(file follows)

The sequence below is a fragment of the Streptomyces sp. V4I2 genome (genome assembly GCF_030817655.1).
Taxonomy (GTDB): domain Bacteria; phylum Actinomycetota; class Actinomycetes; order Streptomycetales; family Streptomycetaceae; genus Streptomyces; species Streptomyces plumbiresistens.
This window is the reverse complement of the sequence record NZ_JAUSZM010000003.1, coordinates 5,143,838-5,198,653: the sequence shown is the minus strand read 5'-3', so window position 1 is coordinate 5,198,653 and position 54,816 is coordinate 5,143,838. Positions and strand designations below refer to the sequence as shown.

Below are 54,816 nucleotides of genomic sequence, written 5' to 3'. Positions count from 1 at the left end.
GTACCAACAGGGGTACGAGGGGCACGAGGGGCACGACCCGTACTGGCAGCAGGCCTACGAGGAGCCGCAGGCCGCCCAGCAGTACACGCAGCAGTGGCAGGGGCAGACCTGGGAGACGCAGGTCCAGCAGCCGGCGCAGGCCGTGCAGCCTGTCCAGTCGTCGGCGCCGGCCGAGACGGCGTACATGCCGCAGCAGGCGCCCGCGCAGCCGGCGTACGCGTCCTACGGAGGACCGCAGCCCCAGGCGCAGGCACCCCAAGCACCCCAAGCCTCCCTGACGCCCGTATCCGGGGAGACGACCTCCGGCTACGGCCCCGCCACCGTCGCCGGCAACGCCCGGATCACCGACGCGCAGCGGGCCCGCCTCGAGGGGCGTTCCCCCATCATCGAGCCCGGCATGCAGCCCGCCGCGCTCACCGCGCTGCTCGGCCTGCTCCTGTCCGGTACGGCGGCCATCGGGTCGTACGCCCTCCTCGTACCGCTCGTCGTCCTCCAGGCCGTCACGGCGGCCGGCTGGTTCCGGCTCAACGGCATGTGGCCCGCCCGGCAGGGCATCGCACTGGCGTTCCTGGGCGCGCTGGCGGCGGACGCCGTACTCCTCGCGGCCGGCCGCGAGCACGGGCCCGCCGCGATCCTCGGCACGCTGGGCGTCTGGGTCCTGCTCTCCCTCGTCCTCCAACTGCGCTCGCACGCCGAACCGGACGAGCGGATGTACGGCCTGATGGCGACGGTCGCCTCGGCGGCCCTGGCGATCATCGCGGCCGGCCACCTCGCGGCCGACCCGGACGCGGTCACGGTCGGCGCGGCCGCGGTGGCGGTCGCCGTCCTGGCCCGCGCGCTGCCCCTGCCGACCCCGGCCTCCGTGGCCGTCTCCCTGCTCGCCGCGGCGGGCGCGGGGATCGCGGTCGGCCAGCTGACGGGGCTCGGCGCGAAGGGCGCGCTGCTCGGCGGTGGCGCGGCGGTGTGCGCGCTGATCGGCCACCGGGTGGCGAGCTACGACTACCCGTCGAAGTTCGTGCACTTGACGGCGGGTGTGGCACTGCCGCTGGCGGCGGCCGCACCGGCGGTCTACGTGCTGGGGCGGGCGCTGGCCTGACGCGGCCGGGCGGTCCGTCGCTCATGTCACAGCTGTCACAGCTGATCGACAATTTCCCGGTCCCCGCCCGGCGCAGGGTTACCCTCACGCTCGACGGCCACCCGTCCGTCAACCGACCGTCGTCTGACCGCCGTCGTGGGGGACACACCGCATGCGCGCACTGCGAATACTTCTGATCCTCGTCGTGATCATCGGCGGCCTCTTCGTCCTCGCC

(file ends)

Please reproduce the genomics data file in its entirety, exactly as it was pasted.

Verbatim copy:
The sequence below is a fragment of the Streptomyces sp. V4I2 genome (genome assembly GCF_030817655.1).
Taxonomy (GTDB): domain Bacteria; phylum Actinomycetota; class Actinomycetes; order Streptomycetales; family Streptomycetaceae; genus Streptomyces; species Streptomyces plumbiresistens.
This window is the reverse complement of the sequence record NZ_JAUSZM010000003.1, coordinates 5,143,838-5,198,653: the sequence shown is the minus strand read 5'-3', so window position 1 is coordinate 5,198,653 and position 54,816 is coordinate 5,143,838. Positions and strand designations below refer to the sequence as shown.

Below are 54,816 nucleotides of genomic sequence, written 5' to 3'. Positions count from 1 at the left end.
GTACCAACAGGGGTACGAGGGGCACGAGGGGCACGACCCGTACTGGCAGCAGGCCTACGAGGAGCCGCAGGCCGCCCAGCAGTACACGCAGCAGTGGCAGGGGCAGACCTGGGAGACGCAGGTCCAGCAGCCGGCGCAGGCCGTGCAGCCTGTCCAGTCGTCGGCGCCGGCCGAGACGGCGTACATGCCGCAGCAGGCGCCCGCGCAGCCGGCGTACGCGTCCTACGGAGGACCGCAGCCCCAGGCGCAGGCACCCCAAGCACCCCAAGCCTCCCTGACGCCCGTATCCGGGGAGACGACCTCCGGCTACGGCCCCGCCACCGTCGCCGGCAACGCCCGGATCACCGACGCGCAGCGGGCCCGCCTCGAGGGGCGTTCCCCCATCATCGAGCCCGGCATGCAGCCCGCCGCGCTCACCGCGCTGCTCGGCCTGCTCCTGTCCGGTACGGCGGCCATCGGGTCGTACGCCCTCCTCGTACCGCTCGTCGTCCTCCAGGCCGTCACGGCGGCCGGCTGGTTCCGGCTCAACGGCATGTGGCCCGCCCGGCAGGGCATCGCACTGGCGTTCCTGGGCGCGCTGGCGGCGGACGCCGTACTCCTCGCGGCCGGCCGCGAGCACGGGCCCGCCGCGATCCTCGGCACGCTGGGCGTCTGGGTCCTGCTCTCCCTCGTCCTCCAACTGCGCTCGCACGCCGAACCGGACGAGCGGATGTACGGCCTGATGGCGACGGTCGCCTCGGCGGCCCTGGCGATCATCGCGGCCGGCCACCTCGCGGCCGACCCGGACGCGGTCACGGTCGGCGCGGCCGCGGTGGCGGTCGCCGTCCTGGCCCGCGCGCTGCCCCTGCCGACCCCGGCCTCCGTGGCCGTCTCCCTGCTCGCCGCGGCGGGCGCGGGGATCGCGGTCGGCCAGCTGACGGGGCTCGGCGCGAAGGGCGCGCTGCTCGGCGGTGGCGCGGCGGTGTGCGCGCTGATCGGCCACCGGGTGGCGAGCTACGACTACCCGTCGAAGTTCGTGCACTTGACGGCGGGTGTGGCACTGCCGCTGGCGGCGGCCGCACCGGCGGTCTACGTGCTGGGGCGGGCGCTGGCCTGACGCGGCCGGGCGGTCCGTCGCTCATGTCACAGCTGTCACAGCTGATCGACAATTTCCCGGTCCCCGCCCGGCGCAGGGTTACCCTCACGCTCGACGGCCACCCGTCCGTCAACCGACCGTCGTCTGACCGCCGTCGTGGGGGACACACCGCATGCGCGCACTGCGAATACTTCTGATCCTCGTCGTGATCATCGGCGGCCTCTTCGTCCTCGCC